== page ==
By: Aaliyah Ellison-McPeters
Growing and carrying a healthy baby to term can be a nerve-wracking and overwhelming experience for the average mother, even more so for the mother with epilepsy. However, with the proper knowledge and health care providers, becoming a mother with epilepsy can be a safe and beautiful event in a woman’s life.
On average, 24,000 infants are born to women with epilepsy annually, with a standard birthrate of 3 to 5 babies per 1,000 childbirths. Although most women with epilepsy have the same likelihood of conceiving and similar birth outcomes as mothers without epilepsy, it is highly recommended that any plans for conceiving are brought up to your obstetrician, support team, and especially your neurologist. This way, the chances for a healthy pregnancy and successful birth increase.
AEDs and Pregnancy
The concern many health care providers will have for a pregnant woman with epilepsy is ensuring the pregnancy was planned so that the use of pharmacotherapy can be administered to lower the risk of fetal anomalies and control the frequency of seizures throughout pregnancy. If a pregnant woman were to seize during pregnancy, it could slow the fetus’s heart rate, decrease oxygen, and cause low birth weight and preterm birth (Mayo Clinic, 2020). Additional risks to a developing fetus include the teratogenic effect, development of malformations, caused by anti-epileptic drugs. Teratogenicity can cause congenital abnormalities and dysmorphia, typically occurring during the first trimester of pregnancy. It was found that the risk of babies of epileptic mothers not using AEDs developing congenital abnormalities ranged from 1.1-1.3%, similar to non-epileptic mothers. The risk increases to 4-9% with the use of AEDs and even more so with valproic acid and polytherapy.
Studies have shown that supplementing with 5 mg of folic acid daily can prevent fetal deformity in fetuses of epileptic women taking AEDs by reducing the frequency of seizures. (Dohery 2021). However, high doses of more than 5 mg/day of folic acid are not recommended (Asadi-Paoya, Ali A, 2015)
Stages of Labor
Most epileptic women have similar birth outcomes as non-epileptic women; however, it’s beneficial to understand the stages of labor and how they may affect a woman with epilepsy. There are four stages of labor:
- The first stage is responsible for the dilation of the cervix.
- The second stage is when the birth of the baby takes place.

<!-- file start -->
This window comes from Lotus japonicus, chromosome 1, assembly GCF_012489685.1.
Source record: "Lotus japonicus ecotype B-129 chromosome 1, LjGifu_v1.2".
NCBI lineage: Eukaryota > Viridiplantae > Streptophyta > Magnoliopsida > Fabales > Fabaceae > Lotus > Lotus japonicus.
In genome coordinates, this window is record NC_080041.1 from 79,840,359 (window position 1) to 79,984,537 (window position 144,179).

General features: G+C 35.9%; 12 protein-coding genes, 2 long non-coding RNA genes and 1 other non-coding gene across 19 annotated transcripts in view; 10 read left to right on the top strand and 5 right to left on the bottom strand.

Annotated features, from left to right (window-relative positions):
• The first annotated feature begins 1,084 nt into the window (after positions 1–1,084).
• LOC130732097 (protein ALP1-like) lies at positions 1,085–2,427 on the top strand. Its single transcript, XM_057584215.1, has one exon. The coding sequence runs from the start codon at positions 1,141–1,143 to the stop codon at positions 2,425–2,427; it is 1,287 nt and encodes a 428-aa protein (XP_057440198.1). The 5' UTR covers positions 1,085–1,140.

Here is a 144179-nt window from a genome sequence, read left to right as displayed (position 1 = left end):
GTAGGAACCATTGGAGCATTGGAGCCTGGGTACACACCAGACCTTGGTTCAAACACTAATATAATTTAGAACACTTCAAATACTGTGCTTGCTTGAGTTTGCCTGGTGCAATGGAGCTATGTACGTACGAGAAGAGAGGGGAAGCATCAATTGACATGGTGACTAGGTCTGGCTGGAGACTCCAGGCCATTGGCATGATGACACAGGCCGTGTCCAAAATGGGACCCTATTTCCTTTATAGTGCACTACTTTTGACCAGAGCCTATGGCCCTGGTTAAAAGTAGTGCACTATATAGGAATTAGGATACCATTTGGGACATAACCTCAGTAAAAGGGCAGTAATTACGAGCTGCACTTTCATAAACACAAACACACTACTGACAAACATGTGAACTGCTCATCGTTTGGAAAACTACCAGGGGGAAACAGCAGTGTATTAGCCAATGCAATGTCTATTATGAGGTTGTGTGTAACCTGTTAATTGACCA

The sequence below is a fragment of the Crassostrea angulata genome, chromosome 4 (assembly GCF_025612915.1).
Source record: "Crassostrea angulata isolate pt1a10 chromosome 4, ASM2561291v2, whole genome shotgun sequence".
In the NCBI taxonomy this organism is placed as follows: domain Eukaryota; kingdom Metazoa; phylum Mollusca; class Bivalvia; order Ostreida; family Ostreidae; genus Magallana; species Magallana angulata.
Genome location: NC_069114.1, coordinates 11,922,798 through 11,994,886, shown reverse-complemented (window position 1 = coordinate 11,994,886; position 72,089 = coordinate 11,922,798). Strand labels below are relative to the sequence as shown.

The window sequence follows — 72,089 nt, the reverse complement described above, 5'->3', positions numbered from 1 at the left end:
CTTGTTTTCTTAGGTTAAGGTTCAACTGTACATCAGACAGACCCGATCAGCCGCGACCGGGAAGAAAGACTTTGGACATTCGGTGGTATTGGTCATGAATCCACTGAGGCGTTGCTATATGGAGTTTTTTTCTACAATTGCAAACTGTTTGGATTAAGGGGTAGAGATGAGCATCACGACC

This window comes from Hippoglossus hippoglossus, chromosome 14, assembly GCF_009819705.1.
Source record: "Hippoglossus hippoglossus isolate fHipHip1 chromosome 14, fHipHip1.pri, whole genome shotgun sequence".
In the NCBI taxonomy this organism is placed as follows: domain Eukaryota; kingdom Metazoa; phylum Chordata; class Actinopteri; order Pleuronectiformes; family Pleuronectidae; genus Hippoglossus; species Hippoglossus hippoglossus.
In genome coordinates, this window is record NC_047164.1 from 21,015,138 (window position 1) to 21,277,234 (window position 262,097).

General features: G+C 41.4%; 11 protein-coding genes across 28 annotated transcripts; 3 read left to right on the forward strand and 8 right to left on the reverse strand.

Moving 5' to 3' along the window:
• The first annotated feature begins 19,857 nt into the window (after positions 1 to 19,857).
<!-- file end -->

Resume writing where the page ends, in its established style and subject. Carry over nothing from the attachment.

- The third stage is when the afterbirth, or the delivery of the placenta, occurs.
- The fourth stage is recovery.
In the first stage of labor, labor starts with the dilation of the cervix and ends once the mouth of the uterus reaches 10 centimeters. This stage of labor typically begins spontaneously through the combination of the pressure of the baby against the cervix and the hormone oxytocin. The stimulation of your baby pressing up against your cervix and the tissue of your pelvic floor sends impulses to the brain that stimulate the pituitary gland to deliver oxytocin into your bloodstream. In stimulating uterine contractions, the production of prostaglandins increases, increasing the frequency of contractions. Labor can also be induced by manually opening the cervix, breaking of waters, or through medication. In the second stage of labor, the cervix is completely open, thin, and soft, which means you’re ready for childbirth. This stage can last anywhere from 30 minutes to a few hours. In the third stage, the maternal placenta is delivered, the cord is cut, and the placenta is separated from the uterine wall and passes through the birth canal. This is the natural end of childbirth. In the last stage of recovery, rest should be prioritized, and skin-to-skin and breastfeeding can be established.
On average, 1-2% of women with epilepsy experience seizures during childbirth. Labor itself can create stress that can induce seizures, though no evidence shows that the use of AEDs harms the process of birth or immediate postpartum. The risk of having seizures during childbirth may decrease if AED levels are maintained during the last trimester of pregnancy, and the use of AEDs should not be stopped during pregnancy as it could have adverse effects on both fetal and maternal parties (Gedzelman, E., & Meador, K. J., 2012).
Antenatal Complications and Immediate Postpartum
Epileptic women have an increased risk of developing mild preeclampsia, gestational hypertension, bleeding during pregnancy, and excessive bleeding postpartum during or immediately after pregnancy. Though it is unclear if the increased risk of pregnancy-related complications stems from the condition itself, the use of anti-epileptic drugs, or both, current research points to the use of medications and the dosage during gestation (Borthen, I., & Gilhus, N. E., 2012). For women with epilepsy, the postpartum period can be a vulnerable time concerning any medication changes, stress, sleep deprivation, and any challenges with breastfeeding. In addition, the adjustment of AEDs during postpartum can create difficulty in controlling the frequency of seizures and increase the risk of developing postpartum mood disorders. It is essential that new mothers have a strong support system to facilitate proper healing and bonding with their new baby. New mothers should eat balanced meals, sleep adequately, and receive appropriate care from their healthcare providers regarding their physical, emotional, and mental state. Adequately caring for women during immediate postpartum promotes the overall health and well-being of new mothers and may increase the recovery rate.
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